Title: Murder At Oakschott Hall
Publication date: February 19, 2019
Length: 204 pages
Reviewed by Sammy
They have eyes for each other. But someone is eyeing them for murder. An erotic gay romance mystery.
In the Junior students’ dormitory at Oakschott Hall, a heavy gaslight falls from the ceiling, crushing the head of a student sleeping beneath it. Was it simply a tragic accident? To avoid publicity, the Headmaster asks Colin Revell, a young Oxford University graduate and former Oakschott student, to quietly investigate.
While interviewing the faculty and staff, Colin meets Max Lambourne, a handsome don who was wounded and gassed in WWI. When Colin tries to help Max overcome his trauma and depression, the two men fall in love and begin an erotic affair.
But when another student dies—diving at night into an empty swimming pool—murder is suspected. Students and faculty all come under suspicion, and rumors proliferate when Scotland Yard intervenes. Meanwhile, during all this confusion and wild theories, the murderer sees Colin and Max as threats. Unbeknownst to the two lovers, their lives are now in danger.
Accidents can happen but when they happen to not one but two brothers at the public boys school, Oakschott Hall, the head master turns to a former student for help. Colin Revell has a bit of a reputation for amateur sleuthing so when the headmaster of the school he attended as a boy calls on him he immediately goes to assist the investigation. What looked like an accident turns more sinister when a second fatality occurs and the victim is none other than the brother of the first boy who mysteriously died. Now a teacher at the school stands to inherit as the surviving cousin to the dead siblings and a shroud of suspicion surrounds the man. Colin finds help from yet another teacher, Max Lambourne. Max has returned from the war a changed man. He suffers from anxiety and finds relief by Colin’s presence in his bed. But as the two men join forces to catch a murderer, their time together is cut short when foul play visits the school once again and claims a third victim.
Murder at Oakschott Hall by Jim Austen is a solid gothic mystery that leaves one guessing right up to the end. With more than one twist and turn in a fast moving storyline, the suspect is hard to pin down even as the body count grows. If the secondary romance plot between Colin and Max had been as effective as the mystery I think this novel would have been outstanding. Unfortunately there were a few things that seemed a bit off when it came to Colin’s character—primarily the idea that he was surrounded by underage boys and the occasional thoughts he had about seducing them. It was never overt but there was this rather strange tone to the novel that made me a bit squeamish. From the opening chapters where apparently we were to believe that Colin has a spontaneous orgasm just walking into a room where he himself had been seduced by a professor when he was a former student to the recurring innuendo that Max could have been having an affair with older brother who turned up dead, the book was just a bit uncomfortable to read, at times.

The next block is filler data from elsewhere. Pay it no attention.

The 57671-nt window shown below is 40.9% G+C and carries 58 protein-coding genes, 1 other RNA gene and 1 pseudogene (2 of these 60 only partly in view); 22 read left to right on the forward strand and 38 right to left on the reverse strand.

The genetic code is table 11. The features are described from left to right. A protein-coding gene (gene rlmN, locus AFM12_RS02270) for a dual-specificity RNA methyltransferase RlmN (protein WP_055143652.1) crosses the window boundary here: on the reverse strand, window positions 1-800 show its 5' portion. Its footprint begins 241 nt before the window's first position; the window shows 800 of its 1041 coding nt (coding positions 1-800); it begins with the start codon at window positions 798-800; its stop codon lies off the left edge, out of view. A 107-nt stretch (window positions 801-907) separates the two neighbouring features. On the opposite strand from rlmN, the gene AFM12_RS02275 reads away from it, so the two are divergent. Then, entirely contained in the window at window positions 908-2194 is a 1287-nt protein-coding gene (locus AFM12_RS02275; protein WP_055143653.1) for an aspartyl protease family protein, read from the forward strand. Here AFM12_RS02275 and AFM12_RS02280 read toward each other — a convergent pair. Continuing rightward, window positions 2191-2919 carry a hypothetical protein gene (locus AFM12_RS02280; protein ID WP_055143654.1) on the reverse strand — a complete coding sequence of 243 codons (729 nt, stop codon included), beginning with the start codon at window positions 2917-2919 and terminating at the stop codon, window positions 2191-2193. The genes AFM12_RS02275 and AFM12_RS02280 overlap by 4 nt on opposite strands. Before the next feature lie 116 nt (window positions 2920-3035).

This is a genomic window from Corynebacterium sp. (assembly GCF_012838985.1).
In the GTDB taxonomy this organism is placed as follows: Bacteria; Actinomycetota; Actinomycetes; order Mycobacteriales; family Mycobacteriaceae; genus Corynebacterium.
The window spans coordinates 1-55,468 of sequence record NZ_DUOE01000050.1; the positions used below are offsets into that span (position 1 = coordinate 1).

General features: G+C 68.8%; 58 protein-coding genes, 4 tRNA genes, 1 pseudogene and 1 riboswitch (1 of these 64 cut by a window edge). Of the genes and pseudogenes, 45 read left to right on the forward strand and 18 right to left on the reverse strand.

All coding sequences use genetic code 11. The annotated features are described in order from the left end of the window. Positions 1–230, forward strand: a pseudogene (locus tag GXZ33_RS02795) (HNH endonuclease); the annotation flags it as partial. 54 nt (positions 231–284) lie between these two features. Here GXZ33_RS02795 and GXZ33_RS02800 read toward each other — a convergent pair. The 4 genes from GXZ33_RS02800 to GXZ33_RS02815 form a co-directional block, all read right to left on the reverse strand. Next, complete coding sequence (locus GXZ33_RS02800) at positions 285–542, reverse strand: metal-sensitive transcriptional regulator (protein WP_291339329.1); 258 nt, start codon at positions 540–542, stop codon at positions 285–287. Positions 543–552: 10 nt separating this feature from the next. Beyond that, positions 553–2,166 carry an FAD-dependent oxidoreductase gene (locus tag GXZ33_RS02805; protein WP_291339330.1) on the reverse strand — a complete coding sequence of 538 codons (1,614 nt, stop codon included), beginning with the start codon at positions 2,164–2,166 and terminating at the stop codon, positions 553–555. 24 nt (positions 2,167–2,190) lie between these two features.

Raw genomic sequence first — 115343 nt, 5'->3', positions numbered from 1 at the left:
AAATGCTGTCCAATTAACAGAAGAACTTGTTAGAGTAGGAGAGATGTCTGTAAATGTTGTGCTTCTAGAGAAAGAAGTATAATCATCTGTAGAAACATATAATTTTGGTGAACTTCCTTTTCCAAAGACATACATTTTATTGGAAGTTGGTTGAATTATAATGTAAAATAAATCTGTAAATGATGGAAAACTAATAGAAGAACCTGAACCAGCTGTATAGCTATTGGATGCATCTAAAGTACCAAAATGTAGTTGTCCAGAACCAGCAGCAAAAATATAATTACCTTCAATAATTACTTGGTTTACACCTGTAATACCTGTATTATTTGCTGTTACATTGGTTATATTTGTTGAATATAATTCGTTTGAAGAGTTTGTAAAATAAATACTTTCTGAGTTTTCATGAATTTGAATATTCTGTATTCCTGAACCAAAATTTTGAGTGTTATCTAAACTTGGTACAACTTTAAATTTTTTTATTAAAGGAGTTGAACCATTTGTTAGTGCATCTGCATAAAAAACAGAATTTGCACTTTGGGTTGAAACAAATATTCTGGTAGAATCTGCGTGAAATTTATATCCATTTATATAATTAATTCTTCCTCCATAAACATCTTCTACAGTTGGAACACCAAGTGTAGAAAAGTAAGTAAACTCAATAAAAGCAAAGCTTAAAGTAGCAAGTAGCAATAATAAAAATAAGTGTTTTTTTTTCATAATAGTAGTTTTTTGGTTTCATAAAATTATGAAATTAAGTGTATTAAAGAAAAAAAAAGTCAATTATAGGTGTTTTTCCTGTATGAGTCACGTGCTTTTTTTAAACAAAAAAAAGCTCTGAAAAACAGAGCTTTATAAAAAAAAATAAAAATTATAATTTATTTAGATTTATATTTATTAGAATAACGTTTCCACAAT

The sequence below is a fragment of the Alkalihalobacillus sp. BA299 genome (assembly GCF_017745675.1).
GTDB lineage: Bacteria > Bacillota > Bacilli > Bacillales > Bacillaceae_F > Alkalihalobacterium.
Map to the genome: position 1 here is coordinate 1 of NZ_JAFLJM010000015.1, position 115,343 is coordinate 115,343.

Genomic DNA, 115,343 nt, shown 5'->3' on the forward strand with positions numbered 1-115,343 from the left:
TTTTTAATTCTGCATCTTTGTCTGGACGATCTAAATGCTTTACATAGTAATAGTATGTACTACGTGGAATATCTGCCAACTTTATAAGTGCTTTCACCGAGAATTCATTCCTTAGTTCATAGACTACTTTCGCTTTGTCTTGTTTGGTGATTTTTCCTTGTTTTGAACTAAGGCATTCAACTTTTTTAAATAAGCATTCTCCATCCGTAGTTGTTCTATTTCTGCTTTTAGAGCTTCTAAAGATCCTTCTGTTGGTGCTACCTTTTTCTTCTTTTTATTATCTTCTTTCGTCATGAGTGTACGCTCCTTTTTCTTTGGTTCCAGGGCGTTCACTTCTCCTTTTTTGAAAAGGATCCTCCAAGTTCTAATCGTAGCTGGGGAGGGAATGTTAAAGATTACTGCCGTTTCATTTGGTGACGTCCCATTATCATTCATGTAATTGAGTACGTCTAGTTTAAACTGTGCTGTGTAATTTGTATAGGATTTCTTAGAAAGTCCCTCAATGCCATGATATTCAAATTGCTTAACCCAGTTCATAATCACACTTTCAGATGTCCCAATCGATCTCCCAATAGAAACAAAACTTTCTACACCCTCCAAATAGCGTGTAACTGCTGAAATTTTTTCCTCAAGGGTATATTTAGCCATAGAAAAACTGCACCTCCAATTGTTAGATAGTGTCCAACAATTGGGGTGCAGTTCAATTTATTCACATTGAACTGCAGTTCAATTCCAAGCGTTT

When you link that to the sudden love overtures between the wife of one of the teachers and Colin later in the book I think it’s safe to say this story just had too much going on that didn’t always ring quite true. For instance, I was fairly sure, and the story definitely supported the idea, that Colin was gay and would never marry and yet that all changed suddenly when he felt the need to protect the wife of the key suspect in the murders. I was so confused by this plot development. I perhaps could have understood if she had been presented as some sort of siren or femme fatale who lured men sexually but no such idea was ever introduced. Instead she was made out to be an unhappy wife who seemed okay with the idea that was her lot in life. Between that strange subplot and the rather cavalier way the inspections or lack thereof were done at the crime scenes I really found myself both frustrated and confused by the flimsy way in which the mystery element turned out being addressed.
Murder at Oakschott Hall suffered from too many ideas being tossed together and forced to fit into what could have been a fine mystery if it had been kept neat and simple. That and the clearly inappropriate sexual overtones that filtered throughout the story made this book feel both contrived and, at times, uncomfortable to read. I think author Jim Austen has some good writing skills but may need to pay closer attention to editing his novels so his characters are a bit more consistent. This was a good mystery that suffered from a romantic vein that missed the mark.
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